Health workers help an unconfirmed Ebola patient into her bed inside a MSF (Doctors Without Borders) supported Ebola Treatment Centre (ETC).
GENEVA - Efforts to curb the Democratic Republic of Congo's worst Ebola outbreak are stumbling, medical charity MSF warned on Thursday, blaming the role of the security forces in the response and their "toxic" relations with local communities.
Seven months into the outbreak, "the Ebola response is failing to bring the epidemic under control," Doctors Without Borders (MSF) said in a statement.
It highlighted that more than 40% of deaths are occurring in communities rather than in Ebola treatment centres.
"That means that we have not reached them and they have not sought our care," MSF chief Joanne Liu told reporters in Geneva.
The outbreak emerged in North Kivu last August and then spread to neighbouring Ituri province.
It has claimed 561 lives out of 894 recorded cases, according to the latest DRC health ministry figures.
Security in eastern DRC, a region rampant with rebel fighters, has complicated the response.
Liu warned that growing reliance on the security services to bring people to treatment centres was spurring hostility.
"The existing atmosphere can only be described as toxic," she said, adding that this "shows how the response has failed to listen and act on the needs of those most affected."
Her comments came after MSF suspended its activities at two treatment centres in North Kivu after the sites were attacked.
"Ebola responders are increasingly seen as the enemy," Liu said.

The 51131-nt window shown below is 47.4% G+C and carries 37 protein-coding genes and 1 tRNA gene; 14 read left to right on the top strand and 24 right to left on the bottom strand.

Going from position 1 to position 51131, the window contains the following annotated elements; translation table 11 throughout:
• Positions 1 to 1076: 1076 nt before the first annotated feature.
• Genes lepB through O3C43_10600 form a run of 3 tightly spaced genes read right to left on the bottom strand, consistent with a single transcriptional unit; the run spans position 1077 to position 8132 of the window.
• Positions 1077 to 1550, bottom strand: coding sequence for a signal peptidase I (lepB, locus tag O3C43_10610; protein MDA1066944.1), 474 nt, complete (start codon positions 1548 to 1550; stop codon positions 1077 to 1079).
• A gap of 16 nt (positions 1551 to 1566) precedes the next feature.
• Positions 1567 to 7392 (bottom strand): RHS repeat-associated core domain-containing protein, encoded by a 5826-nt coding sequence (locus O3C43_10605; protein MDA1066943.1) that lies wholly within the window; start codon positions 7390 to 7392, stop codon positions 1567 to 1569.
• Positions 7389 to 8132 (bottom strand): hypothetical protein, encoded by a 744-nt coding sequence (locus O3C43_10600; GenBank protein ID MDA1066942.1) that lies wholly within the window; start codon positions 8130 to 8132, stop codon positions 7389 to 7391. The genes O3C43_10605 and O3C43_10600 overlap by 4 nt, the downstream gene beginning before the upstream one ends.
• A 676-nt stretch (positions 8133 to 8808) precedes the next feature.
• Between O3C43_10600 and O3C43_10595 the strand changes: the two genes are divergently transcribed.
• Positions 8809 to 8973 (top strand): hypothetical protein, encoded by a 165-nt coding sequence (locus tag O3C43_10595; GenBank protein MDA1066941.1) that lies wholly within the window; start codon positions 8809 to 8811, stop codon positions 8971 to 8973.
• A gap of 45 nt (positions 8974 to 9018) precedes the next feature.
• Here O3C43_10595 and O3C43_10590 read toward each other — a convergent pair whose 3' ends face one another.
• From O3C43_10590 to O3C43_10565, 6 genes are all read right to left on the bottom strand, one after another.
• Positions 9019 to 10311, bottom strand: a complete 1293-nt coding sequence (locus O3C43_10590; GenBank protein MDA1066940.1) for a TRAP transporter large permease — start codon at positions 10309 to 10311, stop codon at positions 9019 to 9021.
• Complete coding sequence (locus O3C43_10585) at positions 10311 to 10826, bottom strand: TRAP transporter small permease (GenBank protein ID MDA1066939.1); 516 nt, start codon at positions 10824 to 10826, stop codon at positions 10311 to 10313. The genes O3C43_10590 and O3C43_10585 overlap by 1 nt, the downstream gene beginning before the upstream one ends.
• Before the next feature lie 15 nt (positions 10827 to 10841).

In the past month alone, she said, there had been more than 30 attacks and incidents involving elements of the Ebola response.
- 'Counterproductive' -
An attack by gunmen on one of the centres last week in Butembo forced its temporary closure, but the health ministry said Monday that the centre would reopen.
It also said repairs would begin on the centre in Katwa, North Kivu, which was set ablaze on the night of February 24.
MSF, which is active across DRC, is considering whether to resume activities in the two areas, but is intent on avoiding the use of security personnel on site or in rounding up patients, Liu said.
"Some local health staff have told us that they live in fear of being associated with the response," she said, stressing that "the use of coercion adds fuel to this."
"Using police to force people into complying with health measures is not only unethical. It is totally counterproductive," she said.
"The effectiveness of this Ebola response will rest on whether or not it is viewed as legitimate and trustworthy."
While nearly half of all deaths in the outbreak are happening away from treatment centres, another alarm bell is the fact that more than one third of new cases are occurring outside of known transmission chains.
This "means we don't know how they got it," Lieu said.
The ongoing Ebola outbreak is the 10th in DRC's history and the second largest ever recorded worldwide.
The worst-ever outbreak, which was centred in West Africa from 2013 to 2016, killed more than more than 11,000 people.